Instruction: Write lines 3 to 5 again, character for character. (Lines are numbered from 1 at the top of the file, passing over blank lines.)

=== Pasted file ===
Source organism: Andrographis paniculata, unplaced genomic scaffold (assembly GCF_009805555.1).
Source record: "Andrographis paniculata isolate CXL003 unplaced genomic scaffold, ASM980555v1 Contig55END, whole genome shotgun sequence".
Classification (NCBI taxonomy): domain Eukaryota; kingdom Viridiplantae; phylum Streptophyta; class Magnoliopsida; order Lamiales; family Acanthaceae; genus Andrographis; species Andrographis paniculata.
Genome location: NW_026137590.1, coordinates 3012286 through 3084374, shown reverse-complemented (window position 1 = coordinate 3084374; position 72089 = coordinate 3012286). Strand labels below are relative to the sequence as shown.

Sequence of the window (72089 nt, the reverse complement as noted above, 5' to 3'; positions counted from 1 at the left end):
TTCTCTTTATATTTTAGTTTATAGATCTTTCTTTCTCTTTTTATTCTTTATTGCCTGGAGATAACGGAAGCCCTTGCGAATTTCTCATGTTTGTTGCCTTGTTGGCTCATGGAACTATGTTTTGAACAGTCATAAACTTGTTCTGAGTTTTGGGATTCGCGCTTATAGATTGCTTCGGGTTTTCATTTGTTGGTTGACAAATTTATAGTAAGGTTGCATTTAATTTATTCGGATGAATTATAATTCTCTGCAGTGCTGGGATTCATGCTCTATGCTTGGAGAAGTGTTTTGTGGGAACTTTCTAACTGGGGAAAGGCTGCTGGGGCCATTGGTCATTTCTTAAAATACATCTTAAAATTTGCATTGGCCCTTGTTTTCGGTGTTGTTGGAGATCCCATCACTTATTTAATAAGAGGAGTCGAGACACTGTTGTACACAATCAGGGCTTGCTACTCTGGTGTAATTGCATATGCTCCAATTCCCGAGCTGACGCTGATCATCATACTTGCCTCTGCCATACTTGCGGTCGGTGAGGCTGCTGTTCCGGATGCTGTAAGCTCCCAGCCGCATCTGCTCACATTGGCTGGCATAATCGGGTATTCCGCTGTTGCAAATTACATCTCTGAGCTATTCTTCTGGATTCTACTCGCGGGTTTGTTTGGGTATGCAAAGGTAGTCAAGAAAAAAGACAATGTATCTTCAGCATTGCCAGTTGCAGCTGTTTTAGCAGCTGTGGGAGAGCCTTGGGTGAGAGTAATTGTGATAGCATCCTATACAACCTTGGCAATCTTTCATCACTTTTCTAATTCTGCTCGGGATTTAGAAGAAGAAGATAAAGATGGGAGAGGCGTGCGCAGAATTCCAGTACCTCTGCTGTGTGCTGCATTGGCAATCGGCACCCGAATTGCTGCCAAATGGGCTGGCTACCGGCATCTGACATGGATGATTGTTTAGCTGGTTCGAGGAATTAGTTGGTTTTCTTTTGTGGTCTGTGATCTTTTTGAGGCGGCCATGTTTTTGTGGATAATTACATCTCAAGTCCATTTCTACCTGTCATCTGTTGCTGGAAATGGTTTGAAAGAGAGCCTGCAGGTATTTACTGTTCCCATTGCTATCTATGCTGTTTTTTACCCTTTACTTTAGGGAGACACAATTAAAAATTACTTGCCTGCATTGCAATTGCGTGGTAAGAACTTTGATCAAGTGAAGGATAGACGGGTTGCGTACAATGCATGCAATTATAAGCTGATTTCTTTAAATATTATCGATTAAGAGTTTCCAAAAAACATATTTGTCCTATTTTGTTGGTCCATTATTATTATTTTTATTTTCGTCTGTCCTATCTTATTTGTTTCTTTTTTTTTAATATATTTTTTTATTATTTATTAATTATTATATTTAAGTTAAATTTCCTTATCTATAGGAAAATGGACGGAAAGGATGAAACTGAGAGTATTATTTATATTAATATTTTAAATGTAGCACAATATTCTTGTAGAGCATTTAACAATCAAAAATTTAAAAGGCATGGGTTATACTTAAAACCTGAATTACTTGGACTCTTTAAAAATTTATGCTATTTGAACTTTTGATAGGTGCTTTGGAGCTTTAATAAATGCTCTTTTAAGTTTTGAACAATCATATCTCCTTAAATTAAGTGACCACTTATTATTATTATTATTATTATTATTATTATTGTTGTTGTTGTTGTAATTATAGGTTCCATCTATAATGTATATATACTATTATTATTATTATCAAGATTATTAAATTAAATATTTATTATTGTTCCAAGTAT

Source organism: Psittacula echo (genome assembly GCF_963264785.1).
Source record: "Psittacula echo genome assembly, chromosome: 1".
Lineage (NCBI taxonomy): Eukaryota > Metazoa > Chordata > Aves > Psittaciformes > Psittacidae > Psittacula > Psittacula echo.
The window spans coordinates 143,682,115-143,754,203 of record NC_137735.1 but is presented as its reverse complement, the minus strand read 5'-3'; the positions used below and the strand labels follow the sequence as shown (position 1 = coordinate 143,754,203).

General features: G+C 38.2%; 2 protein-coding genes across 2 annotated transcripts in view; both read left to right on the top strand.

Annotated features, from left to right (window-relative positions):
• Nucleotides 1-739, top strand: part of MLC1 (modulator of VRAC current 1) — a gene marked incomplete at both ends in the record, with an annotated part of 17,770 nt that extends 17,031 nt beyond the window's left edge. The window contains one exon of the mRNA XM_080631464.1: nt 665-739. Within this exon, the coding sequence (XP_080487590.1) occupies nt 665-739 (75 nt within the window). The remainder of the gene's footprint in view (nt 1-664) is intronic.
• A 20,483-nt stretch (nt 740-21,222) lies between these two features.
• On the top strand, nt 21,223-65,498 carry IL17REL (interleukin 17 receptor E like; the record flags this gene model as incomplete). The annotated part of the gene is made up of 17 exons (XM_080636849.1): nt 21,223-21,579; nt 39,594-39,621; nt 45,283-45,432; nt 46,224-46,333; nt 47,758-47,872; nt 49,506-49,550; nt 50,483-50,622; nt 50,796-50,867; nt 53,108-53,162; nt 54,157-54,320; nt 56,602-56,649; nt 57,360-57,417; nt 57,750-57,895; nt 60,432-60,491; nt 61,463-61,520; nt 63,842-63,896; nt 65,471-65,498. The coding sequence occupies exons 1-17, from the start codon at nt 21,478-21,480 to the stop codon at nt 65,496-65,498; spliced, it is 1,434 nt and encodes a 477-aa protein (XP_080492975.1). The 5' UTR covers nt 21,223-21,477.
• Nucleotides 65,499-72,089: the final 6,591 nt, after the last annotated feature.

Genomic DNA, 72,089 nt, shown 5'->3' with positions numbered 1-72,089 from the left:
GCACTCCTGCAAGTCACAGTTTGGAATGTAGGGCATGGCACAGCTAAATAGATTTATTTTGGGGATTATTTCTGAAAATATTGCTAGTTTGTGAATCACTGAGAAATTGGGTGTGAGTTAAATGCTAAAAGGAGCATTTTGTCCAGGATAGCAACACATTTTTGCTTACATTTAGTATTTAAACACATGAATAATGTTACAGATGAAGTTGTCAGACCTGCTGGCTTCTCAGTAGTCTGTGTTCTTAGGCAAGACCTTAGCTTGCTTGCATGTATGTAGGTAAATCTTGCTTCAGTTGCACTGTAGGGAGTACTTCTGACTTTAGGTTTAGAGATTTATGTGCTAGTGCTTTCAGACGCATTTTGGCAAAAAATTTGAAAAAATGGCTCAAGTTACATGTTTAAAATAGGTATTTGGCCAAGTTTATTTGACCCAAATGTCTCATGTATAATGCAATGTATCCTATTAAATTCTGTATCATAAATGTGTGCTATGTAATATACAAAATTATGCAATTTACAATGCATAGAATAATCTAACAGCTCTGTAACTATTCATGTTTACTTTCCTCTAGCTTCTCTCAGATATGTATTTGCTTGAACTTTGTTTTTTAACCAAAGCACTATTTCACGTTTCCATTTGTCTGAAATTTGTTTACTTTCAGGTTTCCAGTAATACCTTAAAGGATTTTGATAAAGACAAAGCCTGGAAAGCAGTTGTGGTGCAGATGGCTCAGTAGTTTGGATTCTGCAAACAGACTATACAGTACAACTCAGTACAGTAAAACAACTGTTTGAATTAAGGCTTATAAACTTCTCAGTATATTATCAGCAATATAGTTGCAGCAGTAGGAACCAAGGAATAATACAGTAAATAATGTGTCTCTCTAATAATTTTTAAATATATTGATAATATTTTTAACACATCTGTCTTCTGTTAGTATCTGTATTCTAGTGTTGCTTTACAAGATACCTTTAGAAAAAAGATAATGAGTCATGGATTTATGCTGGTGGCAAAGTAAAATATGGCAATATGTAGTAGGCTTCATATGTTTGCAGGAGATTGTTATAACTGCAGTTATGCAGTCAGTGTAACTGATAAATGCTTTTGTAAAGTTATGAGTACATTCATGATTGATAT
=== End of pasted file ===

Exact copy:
Classification (NCBI taxonomy): domain Eukaryota; kingdom Viridiplantae; phylum Streptophyta; class Magnoliopsida; order Lamiales; family Acanthaceae; genus Andrographis; species Andrographis paniculata.
Genome location: NW_026137590.1, coordinates 3012286 through 3084374, shown reverse-complemented (window position 1 = coordinate 3084374; position 72089 = coordinate 3012286). Strand labels below are relative to the sequence as shown.

Sequence of the window (72089 nt, the reverse complement as noted above, 5' to 3'; positions counted from 1 at the left end):